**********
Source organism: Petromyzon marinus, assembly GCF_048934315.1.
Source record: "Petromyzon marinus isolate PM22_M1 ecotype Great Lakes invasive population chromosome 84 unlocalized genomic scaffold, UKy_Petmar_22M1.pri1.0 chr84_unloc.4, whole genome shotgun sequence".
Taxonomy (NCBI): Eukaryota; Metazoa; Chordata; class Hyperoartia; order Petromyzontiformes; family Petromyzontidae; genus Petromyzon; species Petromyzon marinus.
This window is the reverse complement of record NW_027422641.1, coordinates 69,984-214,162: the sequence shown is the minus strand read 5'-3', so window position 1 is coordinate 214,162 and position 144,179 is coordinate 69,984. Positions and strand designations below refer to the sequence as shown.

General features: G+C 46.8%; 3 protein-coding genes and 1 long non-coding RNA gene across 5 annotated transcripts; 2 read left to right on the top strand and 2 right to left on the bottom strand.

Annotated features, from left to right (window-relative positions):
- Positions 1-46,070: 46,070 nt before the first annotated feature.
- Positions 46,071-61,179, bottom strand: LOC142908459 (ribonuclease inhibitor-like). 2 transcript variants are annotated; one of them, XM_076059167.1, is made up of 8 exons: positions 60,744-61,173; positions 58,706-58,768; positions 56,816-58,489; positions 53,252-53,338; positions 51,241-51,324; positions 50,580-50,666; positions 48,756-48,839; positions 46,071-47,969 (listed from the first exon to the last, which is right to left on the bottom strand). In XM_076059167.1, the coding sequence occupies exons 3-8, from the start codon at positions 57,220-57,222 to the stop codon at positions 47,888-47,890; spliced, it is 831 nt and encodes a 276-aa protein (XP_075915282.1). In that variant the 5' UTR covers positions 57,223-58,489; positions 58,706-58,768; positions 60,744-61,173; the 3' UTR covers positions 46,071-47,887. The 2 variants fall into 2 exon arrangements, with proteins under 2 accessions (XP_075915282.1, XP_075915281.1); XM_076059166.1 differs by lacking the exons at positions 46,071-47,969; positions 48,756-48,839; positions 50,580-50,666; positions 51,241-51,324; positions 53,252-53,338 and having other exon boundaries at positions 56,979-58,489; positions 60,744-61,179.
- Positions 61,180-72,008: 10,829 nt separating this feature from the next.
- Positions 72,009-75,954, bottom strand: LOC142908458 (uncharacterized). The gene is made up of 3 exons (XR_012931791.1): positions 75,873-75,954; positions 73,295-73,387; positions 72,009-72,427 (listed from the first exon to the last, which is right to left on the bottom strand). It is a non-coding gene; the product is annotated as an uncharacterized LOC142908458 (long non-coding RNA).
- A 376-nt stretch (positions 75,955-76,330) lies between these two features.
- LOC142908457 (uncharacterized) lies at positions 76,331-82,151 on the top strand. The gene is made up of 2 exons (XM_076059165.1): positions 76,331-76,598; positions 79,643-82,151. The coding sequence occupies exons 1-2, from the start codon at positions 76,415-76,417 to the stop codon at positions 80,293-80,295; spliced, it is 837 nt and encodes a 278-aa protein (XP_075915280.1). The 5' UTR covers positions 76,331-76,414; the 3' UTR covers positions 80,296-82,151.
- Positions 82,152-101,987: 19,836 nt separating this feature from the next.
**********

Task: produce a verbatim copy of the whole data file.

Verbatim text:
Source organism: Petromyzon marinus, assembly GCF_048934315.1.
Source record: "Petromyzon marinus isolate PM22_M1 ecotype Great Lakes invasive population chromosome 84 unlocalized genomic scaffold, UKy_Petmar_22M1.pri1.0 chr84_unloc.4, whole genome shotgun sequence".
Taxonomy (NCBI): Eukaryota; Metazoa; Chordata; class Hyperoartia; order Petromyzontiformes; family Petromyzontidae; genus Petromyzon; species Petromyzon marinus.
This window is the reverse complement of record NW_027422641.1, coordinates 69,984-214,162: the sequence shown is the minus strand read 5'-3', so window position 1 is coordinate 214,162 and position 144,179 is coordinate 69,984. Positions and strand designations below refer to the sequence as shown.

General features: G+C 46.8%; 3 protein-coding genes and 1 long non-coding RNA gene across 5 annotated transcripts; 2 read left to right on the top strand and 2 right to left on the bottom strand.

Annotated features, from left to right (window-relative positions):
- Positions 1-46,070: 46,070 nt before the first annotated feature.
- Positions 46,071-61,179, bottom strand: LOC142908459 (ribonuclease inhibitor-like). 2 transcript variants are annotated; one of them, XM_076059167.1, is made up of 8 exons: positions 60,744-61,173; positions 58,706-58,768; positions 56,816-58,489; positions 53,252-53,338; positions 51,241-51,324; positions 50,580-50,666; positions 48,756-48,839; positions 46,071-47,969 (listed from the first exon to the last, which is right to left on the bottom strand). In XM_076059167.1, the coding sequence occupies exons 3-8, from the start codon at positions 57,220-57,222 to the stop codon at positions 47,888-47,890; spliced, it is 831 nt and encodes a 276-aa protein (XP_075915282.1). In that variant the 5' UTR covers positions 57,223-58,489; positions 58,706-58,768; positions 60,744-61,173; the 3' UTR covers positions 46,071-47,887. The 2 variants fall into 2 exon arrangements, with proteins under 2 accessions (XP_075915282.1, XP_075915281.1); XM_076059166.1 differs by lacking the exons at positions 46,071-47,969; positions 48,756-48,839; positions 50,580-50,666; positions 51,241-51,324; positions 53,252-53,338 and having other exon boundaries at positions 56,979-58,489; positions 60,744-61,179.
- Positions 61,180-72,008: 10,829 nt separating this feature from the next.
- Positions 72,009-75,954, bottom strand: LOC142908458 (uncharacterized). The gene is made up of 3 exons (XR_012931791.1): positions 75,873-75,954; positions 73,295-73,387; positions 72,009-72,427 (listed from the first exon to the last, which is right to left on the bottom strand). It is a non-coding gene; the product is annotated as an uncharacterized LOC142908458 (long non-coding RNA).
- A 376-nt stretch (positions 75,955-76,330) lies between these two features.
- LOC142908457 (uncharacterized) lies at positions 76,331-82,151 on the top strand. The gene is made up of 2 exons (XM_076059165.1): positions 76,331-76,598; positions 79,643-82,151. The coding sequence occupies exons 1-2, from the start codon at positions 76,415-76,417 to the stop codon at positions 80,293-80,295; spliced, it is 837 nt and encodes a 278-aa protein (XP_075915280.1). The 5' UTR covers positions 76,331-76,414; the 3' UTR covers positions 80,296-82,151.
- Positions 82,152-101,987: 19,836 nt separating this feature from the next.